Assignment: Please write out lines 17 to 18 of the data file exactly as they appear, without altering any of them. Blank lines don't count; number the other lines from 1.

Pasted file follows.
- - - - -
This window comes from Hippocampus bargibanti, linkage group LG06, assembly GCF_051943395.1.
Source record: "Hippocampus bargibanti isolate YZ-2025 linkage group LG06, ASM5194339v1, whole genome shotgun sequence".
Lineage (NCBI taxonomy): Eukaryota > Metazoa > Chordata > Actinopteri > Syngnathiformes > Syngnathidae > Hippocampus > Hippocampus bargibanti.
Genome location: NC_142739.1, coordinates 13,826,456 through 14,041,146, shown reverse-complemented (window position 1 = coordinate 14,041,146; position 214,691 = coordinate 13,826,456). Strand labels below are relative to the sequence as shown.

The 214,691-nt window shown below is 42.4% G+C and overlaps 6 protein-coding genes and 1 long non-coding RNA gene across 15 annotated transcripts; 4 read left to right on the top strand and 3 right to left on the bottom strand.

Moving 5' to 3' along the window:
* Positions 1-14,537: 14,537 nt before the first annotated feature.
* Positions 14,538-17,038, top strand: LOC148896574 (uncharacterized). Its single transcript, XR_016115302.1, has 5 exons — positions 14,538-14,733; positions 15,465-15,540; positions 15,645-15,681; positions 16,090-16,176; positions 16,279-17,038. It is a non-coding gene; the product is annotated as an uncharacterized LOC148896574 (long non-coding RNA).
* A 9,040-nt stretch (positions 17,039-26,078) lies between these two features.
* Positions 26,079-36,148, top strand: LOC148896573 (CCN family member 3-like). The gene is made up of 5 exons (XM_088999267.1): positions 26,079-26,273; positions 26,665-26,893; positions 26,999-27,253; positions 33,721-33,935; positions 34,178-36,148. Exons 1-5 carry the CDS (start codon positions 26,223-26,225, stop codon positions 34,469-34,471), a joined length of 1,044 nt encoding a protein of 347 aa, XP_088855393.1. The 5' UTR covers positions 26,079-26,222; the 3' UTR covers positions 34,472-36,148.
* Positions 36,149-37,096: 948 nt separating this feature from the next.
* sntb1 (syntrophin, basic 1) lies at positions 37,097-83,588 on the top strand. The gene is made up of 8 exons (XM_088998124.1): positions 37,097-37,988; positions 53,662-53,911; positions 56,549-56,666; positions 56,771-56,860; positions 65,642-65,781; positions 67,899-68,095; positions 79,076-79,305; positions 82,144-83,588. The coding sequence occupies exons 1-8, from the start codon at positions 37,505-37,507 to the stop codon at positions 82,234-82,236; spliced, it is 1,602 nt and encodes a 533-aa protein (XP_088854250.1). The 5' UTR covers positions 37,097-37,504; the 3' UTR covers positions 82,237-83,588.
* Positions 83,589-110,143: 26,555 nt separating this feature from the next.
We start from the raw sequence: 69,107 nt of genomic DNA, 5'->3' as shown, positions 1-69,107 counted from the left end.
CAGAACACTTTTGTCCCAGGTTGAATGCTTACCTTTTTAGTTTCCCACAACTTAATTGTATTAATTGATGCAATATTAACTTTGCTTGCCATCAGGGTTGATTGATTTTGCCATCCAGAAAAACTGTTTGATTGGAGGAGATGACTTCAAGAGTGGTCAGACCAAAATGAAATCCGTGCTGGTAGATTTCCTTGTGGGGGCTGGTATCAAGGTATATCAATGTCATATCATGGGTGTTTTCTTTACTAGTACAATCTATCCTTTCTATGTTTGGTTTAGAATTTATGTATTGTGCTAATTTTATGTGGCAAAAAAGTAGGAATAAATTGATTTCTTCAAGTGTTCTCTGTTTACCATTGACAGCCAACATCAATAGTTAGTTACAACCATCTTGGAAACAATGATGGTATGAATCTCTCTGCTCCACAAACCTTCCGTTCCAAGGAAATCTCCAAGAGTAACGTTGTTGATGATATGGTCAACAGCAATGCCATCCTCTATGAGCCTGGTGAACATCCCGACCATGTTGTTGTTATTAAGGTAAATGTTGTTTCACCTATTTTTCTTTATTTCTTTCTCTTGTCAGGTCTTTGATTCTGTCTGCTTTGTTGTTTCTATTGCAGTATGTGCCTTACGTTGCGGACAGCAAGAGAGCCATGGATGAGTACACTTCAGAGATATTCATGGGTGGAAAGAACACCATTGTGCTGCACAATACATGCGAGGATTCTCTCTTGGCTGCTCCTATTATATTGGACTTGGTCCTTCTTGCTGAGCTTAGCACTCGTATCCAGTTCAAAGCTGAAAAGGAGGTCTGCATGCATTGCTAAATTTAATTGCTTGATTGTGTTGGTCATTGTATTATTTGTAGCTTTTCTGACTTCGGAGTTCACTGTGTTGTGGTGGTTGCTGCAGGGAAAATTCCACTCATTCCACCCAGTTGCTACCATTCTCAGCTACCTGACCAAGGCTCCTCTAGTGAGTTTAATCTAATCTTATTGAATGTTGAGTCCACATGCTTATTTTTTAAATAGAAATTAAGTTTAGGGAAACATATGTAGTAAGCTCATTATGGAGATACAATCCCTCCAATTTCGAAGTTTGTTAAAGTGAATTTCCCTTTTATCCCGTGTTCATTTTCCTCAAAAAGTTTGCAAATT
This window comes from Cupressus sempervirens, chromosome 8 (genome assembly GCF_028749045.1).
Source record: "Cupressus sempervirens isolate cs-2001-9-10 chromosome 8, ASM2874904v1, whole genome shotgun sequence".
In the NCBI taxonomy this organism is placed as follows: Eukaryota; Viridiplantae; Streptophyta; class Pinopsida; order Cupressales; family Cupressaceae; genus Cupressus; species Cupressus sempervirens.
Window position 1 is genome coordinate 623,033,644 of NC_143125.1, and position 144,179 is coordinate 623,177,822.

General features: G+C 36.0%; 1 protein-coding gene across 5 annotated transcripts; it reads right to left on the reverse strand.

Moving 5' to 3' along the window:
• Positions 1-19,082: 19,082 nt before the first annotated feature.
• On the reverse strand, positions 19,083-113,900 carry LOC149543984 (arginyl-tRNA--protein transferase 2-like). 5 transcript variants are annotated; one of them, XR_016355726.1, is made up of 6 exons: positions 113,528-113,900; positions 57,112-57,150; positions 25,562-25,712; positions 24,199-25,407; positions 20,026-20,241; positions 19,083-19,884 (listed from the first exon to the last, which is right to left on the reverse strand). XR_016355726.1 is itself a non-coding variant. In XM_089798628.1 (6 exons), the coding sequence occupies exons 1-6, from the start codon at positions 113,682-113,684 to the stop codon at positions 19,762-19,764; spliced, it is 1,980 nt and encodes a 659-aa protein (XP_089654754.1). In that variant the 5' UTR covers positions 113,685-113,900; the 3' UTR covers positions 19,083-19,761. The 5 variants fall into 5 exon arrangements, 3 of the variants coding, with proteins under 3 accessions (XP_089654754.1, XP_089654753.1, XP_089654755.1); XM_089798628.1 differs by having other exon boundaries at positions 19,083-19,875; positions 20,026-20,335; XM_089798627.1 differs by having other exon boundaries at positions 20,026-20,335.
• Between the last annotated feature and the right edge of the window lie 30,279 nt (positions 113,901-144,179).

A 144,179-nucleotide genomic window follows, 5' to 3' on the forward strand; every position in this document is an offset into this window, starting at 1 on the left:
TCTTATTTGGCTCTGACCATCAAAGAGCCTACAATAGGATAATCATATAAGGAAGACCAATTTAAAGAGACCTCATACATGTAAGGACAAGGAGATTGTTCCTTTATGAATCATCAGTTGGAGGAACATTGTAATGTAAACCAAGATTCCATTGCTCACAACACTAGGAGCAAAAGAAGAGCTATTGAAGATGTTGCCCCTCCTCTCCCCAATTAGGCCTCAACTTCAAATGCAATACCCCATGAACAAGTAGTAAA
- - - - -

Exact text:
Source record: "Cupressus sempervirens isolate cs-2001-9-10 chromosome 8, ASM2874904v1, whole genome shotgun sequence".
In the NCBI taxonomy this organism is placed as follows: Eukaryota; Viridiplantae; Streptophyta; class Pinopsida; order Cupressales; family Cupressaceae; genus Cupressus; species Cupressus sempervirens.